Den of Geek ran a story about a possible 4K release of the pre-special edition Star Wars (1977) in time for the 40th anniversary next year. Could it happen? Lets take a look...
So the story goes something like this: Gareth Edwards, whilst preparing for Rogue One was invited by John Knoll to sit down and review a "brand new 4K print of Star Wars".
Day one, as Gareth calls it will be a couple of years ago now, meaning Lucasfilm have had 4K version of the movie(s) for a long time, but they could be sitting on them until a big event like the 40th anniversary for sure. They could also be waiting for the at home 4K tech to get to a point where enough people have access to the equipment to make the release worth while. So there could be something to this.
What about the idea of these being unaltered original cuts? Well, Uncle George famously said that the special editions were now the definitive edits of Star Wars. He also did this with American Graffiti and THX1138, movies that he felt weren't quite the way he had imagined them when he started work on them. So re-cutting Star Wars would be hugely insulting to the man behind the film. It was his vision, what right do we have to change that now. We have also heard over the years that every negative of Star Wars is now the special edition, that is the archived print of the film. George's vision. So, even though its unlikely that the original Star Wars (1977) negative has been destroyed, it is the special edition that will have been released to Reliance Media Works for scanning and restoration. The publicly endorsed negative.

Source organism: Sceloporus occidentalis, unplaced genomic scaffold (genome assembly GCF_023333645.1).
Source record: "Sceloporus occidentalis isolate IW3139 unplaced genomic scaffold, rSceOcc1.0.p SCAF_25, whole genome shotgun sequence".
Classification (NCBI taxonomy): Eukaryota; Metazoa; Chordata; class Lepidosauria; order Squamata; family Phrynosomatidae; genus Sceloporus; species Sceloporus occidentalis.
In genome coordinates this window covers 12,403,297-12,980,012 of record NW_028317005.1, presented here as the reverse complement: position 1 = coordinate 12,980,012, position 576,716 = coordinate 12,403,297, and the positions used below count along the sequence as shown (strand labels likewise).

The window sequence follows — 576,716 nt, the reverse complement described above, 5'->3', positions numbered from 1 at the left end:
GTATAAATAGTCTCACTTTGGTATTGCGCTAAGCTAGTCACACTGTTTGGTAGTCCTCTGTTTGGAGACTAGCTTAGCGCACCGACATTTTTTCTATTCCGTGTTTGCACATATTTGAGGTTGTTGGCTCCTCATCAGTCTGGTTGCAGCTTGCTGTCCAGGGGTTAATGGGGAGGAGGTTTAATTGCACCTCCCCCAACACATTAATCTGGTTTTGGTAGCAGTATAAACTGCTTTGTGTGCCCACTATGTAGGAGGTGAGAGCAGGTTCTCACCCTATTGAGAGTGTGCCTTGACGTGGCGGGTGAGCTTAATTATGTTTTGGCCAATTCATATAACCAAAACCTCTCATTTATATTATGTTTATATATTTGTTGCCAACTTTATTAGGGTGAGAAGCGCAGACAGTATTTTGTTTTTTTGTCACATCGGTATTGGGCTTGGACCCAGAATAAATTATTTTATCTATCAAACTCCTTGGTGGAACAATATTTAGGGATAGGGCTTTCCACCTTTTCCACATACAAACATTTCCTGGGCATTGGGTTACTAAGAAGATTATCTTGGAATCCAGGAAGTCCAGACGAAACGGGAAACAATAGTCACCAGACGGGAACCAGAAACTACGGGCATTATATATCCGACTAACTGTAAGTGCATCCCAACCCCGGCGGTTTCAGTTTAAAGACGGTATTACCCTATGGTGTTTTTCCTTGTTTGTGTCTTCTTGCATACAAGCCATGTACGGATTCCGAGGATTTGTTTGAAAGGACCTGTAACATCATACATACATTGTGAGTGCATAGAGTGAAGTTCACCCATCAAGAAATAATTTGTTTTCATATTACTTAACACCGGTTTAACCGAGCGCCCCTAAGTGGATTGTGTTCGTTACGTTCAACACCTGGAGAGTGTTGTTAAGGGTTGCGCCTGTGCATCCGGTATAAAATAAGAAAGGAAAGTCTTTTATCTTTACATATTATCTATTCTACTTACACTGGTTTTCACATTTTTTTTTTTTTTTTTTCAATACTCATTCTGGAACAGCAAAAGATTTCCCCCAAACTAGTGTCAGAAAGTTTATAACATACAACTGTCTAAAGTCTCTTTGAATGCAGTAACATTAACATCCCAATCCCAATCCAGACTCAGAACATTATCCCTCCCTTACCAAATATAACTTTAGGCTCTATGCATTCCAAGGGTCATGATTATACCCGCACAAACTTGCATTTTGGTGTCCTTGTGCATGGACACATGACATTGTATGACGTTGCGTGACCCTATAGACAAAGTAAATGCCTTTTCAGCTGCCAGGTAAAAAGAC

A note on remastering. When a movie is remastered by a company like Reliance Media Works, a master (35mm) print will be struck that is then wet gate scanned to make a new digital intermediate. The idea of wet gate scanning is that each frame is photographed whilst immersed in an emulsion that is designed to "fill in" any scratches and reduce the amount of digital repair work. These scans are often done at 8K resolution (Wizard of Oz, Godfather) and those ultra high resolution digital negatives are then archived and used to produce new digital versions of the movie for release (DCPs) or home video (BluRay DVD). So the chances are, Lucasfilm has a 4K down-res of Star Wars for reference, because 8K isn't viable for domestic viewing.
Now, just because I say the print is for reference doesn't mean it won't be released in 4K, in fact I think its highly likely that this will happen. When there is a market for it. Whether its the 40th, 45th or 50th anniversary. Who knows.
What we need to remember is that Lucasfilm, certainly at the start of a major project like Rogue One, that has such close ties to Star Wars Episode IV A New Hope, will depend on all available reference material and have it presented in the highest possible quality. So my prediction is, that this is what Gareth is referring to here; a 4K digital print used in "spotting" sessions for the creators of the new films.
It's a nice dream though, that we might be getting the original cut, or a new improved special edition with updated effects, maybe even with George as a creative director, but it is simply that I think. A nice dream...
Thank you for reading,